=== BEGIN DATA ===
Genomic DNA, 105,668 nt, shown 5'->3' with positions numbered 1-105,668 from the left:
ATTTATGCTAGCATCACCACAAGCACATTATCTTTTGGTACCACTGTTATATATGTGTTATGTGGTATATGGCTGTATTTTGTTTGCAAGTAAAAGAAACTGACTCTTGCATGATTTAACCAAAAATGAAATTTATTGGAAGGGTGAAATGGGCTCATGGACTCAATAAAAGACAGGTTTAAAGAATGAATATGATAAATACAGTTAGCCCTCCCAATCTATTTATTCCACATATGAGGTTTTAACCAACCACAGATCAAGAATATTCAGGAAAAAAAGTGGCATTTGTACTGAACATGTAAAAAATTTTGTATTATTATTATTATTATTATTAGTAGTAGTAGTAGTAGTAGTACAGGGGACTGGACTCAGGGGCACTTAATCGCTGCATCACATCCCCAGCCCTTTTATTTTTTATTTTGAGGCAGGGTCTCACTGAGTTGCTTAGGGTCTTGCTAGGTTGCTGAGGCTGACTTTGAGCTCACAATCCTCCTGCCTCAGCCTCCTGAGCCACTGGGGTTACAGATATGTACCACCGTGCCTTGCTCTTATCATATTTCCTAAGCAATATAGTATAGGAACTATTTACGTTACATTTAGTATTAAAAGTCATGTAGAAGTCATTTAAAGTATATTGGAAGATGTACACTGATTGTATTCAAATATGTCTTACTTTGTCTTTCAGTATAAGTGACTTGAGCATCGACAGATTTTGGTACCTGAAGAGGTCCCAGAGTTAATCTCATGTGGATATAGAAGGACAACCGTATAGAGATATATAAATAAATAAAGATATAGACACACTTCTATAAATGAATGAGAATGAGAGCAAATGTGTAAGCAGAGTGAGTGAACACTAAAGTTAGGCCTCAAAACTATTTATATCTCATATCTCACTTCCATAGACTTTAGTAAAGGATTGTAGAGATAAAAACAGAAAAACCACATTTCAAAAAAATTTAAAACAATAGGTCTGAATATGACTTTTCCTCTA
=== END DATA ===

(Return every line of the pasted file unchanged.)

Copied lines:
Genomic DNA, 105,668 nt, shown 5'->3' with positions numbered 1-105,668 from the left:
ATTTATGCTAGCATCACCACAAGCACATTATCTTTTGGTACCACTGTTATATATGTGTTATGTGGTATATGGCTGTATTTTGTTTGCAAGTAAAAGAAACTGACTCTTGCATGATTTAACCAAAAATGAAATTTATTGGAAGGGTGAAATGGGCTCATGGACTCAATAAAAGACAGGTTTAAAGAATGAATATGATAAATACAGTTAGCCCTCCCAATCTATTTATTCCACATATGAGGTTTTAACCAACCACAGATCAAGAATATTCAGGAAAAAAAGTGGCATTTGTACTGAACATGTAAAAAATTTTGTATTATTATTATTATTATTATTAGTAGTAGTAGTAGTAGTAGTACAGGGGACTGGACTCAGGGGCACTTAATCGCTGCATCACATCCCCAGCCCTTTTATTTTTTATTTTGAGGCAGGGTCTCACTGAGTTGCTTAGGGTCTTGCTAGGTTGCTGAGGCTGACTTTGAGCTCACAATCCTCCTGCCTCAGCCTCCTGAGCCACTGGGGTTACAGATATGTACCACCGTGCCTTGCTCTTATCATATTTCCTAAGCAATATAGTATAGGAACTATTTACGTTACATTTAGTATTAAAAGTCATGTAGAAGTCATTTAAAGTATATTGGAAGATGTACACTGATTGTATTCAAATATGTCTTACTTTGTCTTTCAGTATAAGTGACTTGAGCATCGACAGATTTTGGTACCTGAAGAGGTCCCAGAGTTAATCTCATGTGGATATAGAAGGACAACCGTATAGAGATATATAAATAAATAAAGATATAGACACACTTCTATAAATGAATGAGAATGAGAGCAAATGTGTAAGCAGAGTGAGTGAACACTAAAGTTAGGCCTCAAAACTATTTATATCTCATATCTCACTTCCATAGACTTTAGTAAAGGATTGTAGAGATAAAAACAGAAAAACCACATTTCAAAAAAATTTAAAACAATAGGTCTGAATATGACTTTTCCTCTA